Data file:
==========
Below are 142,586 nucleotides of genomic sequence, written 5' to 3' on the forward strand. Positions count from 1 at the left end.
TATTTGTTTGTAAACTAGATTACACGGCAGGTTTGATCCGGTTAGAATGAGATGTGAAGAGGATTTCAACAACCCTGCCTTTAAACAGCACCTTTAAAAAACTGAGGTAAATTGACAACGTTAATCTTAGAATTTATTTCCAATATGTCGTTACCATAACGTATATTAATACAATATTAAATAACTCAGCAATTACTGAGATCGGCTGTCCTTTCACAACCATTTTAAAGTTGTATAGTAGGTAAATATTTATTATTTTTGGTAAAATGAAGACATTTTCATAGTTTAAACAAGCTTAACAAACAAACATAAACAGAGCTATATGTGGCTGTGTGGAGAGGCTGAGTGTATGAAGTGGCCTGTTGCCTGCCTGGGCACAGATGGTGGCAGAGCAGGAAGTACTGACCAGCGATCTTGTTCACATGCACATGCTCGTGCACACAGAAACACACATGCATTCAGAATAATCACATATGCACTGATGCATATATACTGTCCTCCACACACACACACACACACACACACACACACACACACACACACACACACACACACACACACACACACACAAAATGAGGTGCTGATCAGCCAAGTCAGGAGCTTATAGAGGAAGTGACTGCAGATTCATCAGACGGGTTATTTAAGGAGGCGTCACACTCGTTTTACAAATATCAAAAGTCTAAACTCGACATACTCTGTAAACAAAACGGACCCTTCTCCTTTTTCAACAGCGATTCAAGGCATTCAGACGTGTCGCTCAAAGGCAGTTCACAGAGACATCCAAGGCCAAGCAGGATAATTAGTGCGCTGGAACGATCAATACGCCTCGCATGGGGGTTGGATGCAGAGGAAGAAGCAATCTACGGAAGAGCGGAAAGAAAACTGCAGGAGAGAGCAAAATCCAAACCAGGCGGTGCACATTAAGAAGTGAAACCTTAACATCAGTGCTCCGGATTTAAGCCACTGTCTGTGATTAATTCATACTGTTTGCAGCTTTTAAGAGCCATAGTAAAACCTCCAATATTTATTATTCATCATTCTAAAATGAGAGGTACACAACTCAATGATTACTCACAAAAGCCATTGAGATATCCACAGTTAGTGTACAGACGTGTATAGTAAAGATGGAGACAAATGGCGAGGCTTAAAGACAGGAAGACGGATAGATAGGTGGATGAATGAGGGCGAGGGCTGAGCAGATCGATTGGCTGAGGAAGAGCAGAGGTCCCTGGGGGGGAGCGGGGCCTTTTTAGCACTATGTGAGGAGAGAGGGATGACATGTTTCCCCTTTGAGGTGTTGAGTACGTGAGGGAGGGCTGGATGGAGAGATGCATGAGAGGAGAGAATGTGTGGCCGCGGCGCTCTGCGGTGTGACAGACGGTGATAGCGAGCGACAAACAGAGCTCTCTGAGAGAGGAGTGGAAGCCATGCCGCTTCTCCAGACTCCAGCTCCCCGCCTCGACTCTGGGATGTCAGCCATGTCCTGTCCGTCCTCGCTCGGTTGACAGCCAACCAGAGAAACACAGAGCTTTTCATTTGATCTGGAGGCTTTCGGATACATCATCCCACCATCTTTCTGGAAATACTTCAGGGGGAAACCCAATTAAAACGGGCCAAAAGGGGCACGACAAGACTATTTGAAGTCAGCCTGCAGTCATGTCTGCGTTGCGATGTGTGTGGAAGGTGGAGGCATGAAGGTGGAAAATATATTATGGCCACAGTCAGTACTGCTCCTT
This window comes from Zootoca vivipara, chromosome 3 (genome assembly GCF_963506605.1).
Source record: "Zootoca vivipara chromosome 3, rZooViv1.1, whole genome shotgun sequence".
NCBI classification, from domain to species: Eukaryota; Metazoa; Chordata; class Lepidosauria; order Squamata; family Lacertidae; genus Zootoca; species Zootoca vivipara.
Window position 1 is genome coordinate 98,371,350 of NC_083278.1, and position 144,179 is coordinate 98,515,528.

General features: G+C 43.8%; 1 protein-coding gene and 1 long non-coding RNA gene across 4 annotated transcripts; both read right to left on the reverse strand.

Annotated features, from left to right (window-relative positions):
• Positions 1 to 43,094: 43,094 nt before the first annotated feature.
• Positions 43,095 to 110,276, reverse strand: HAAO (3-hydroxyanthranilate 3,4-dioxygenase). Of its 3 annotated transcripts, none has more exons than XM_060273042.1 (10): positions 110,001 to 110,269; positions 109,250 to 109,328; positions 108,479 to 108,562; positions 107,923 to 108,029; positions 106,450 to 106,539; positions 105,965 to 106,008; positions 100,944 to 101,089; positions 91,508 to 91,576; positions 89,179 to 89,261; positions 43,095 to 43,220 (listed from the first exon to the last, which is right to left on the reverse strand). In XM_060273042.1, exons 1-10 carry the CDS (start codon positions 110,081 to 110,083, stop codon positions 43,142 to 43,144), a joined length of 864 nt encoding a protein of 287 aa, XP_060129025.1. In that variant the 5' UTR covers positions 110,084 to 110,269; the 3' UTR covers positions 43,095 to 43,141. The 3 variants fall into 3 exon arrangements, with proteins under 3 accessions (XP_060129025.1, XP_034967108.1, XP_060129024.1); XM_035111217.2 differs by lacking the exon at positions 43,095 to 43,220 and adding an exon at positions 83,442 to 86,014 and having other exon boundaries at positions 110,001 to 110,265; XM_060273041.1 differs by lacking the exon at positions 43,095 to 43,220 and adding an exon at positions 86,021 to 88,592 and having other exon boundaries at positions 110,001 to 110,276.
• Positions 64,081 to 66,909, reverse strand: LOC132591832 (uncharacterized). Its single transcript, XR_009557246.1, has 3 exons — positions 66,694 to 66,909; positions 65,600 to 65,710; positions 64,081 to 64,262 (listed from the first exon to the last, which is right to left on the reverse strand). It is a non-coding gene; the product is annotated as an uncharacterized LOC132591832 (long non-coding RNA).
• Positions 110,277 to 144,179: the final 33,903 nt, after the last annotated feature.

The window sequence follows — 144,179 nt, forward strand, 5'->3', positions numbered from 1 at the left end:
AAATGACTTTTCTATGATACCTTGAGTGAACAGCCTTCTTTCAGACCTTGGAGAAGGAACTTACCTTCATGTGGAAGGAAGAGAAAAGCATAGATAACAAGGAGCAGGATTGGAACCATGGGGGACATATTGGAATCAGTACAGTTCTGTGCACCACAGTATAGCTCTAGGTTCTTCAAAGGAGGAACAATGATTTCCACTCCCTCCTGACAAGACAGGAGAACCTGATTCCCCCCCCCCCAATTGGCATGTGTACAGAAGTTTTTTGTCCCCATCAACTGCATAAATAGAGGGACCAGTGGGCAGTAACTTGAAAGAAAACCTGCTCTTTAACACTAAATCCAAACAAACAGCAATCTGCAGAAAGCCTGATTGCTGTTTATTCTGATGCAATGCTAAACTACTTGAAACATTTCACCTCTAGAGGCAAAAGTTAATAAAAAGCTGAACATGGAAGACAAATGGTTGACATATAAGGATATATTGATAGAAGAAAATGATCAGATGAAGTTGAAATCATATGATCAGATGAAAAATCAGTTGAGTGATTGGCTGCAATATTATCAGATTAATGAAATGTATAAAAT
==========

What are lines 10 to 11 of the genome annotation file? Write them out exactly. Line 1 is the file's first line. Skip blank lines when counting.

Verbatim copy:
• Positions 43,095 to 110,276, reverse strand: HAAO (3-hydroxyanthranilate 3,4-dioxygenase). Of its 3 annotated transcripts, none has more exons than XM_060273042.1 (10): positions 110,001 to 110,269; positions 109,250 to 109,328; positions 108,479 to 108,562; positions 107,923 to 108,029; positions 106,450 to 106,539; positions 105,965 to 106,008; positions 100,944 to 101,089; positions 91,508 to 91,576; positions 89,179 to 89,261; positions 43,095 to 43,220 (listed from the first exon to the last, which is right to left on the reverse strand). In XM_060273042.1, exons 1-10 carry the CDS (start codon positions 110,081 to 110,083, stop codon positions 43,142 to 43,144), a joined length of 864 nt encoding a protein of 287 aa, XP_060129025.1. In that variant the 5' UTR covers positions 110,084 to 110,269; the 3' UTR covers positions 43,095 to 43,141. The 3 variants fall into 3 exon arrangements, with proteins under 3 accessions (XP_060129025.1, XP_034967108.1, XP_060129024.1); XM_035111217.2 differs by lacking the exon at positions 43,095 to 43,220 and adding an exon at positions 83,442 to 86,014 and having other exon boundaries at positions 110,001 to 110,265; XM_060273041.1 differs by lacking the exon at positions 43,095 to 43,220 and adding an exon at positions 86,021 to 88,592 and having other exon boundaries at positions 110,001 to 110,276.
• Positions 64,081 to 66,909, reverse strand: LOC132591832 (uncharacterized). Its single transcript, XR_009557246.1, has 3 exons — positions 66,694 to 66,909; positions 65,600 to 65,710; positions 64,081 to 64,262 (listed from the first exon to the last, which is right to left on the reverse strand). It is a non-coding gene; the product is annotated as an uncharacterized LOC132591832 (long non-coding RNA).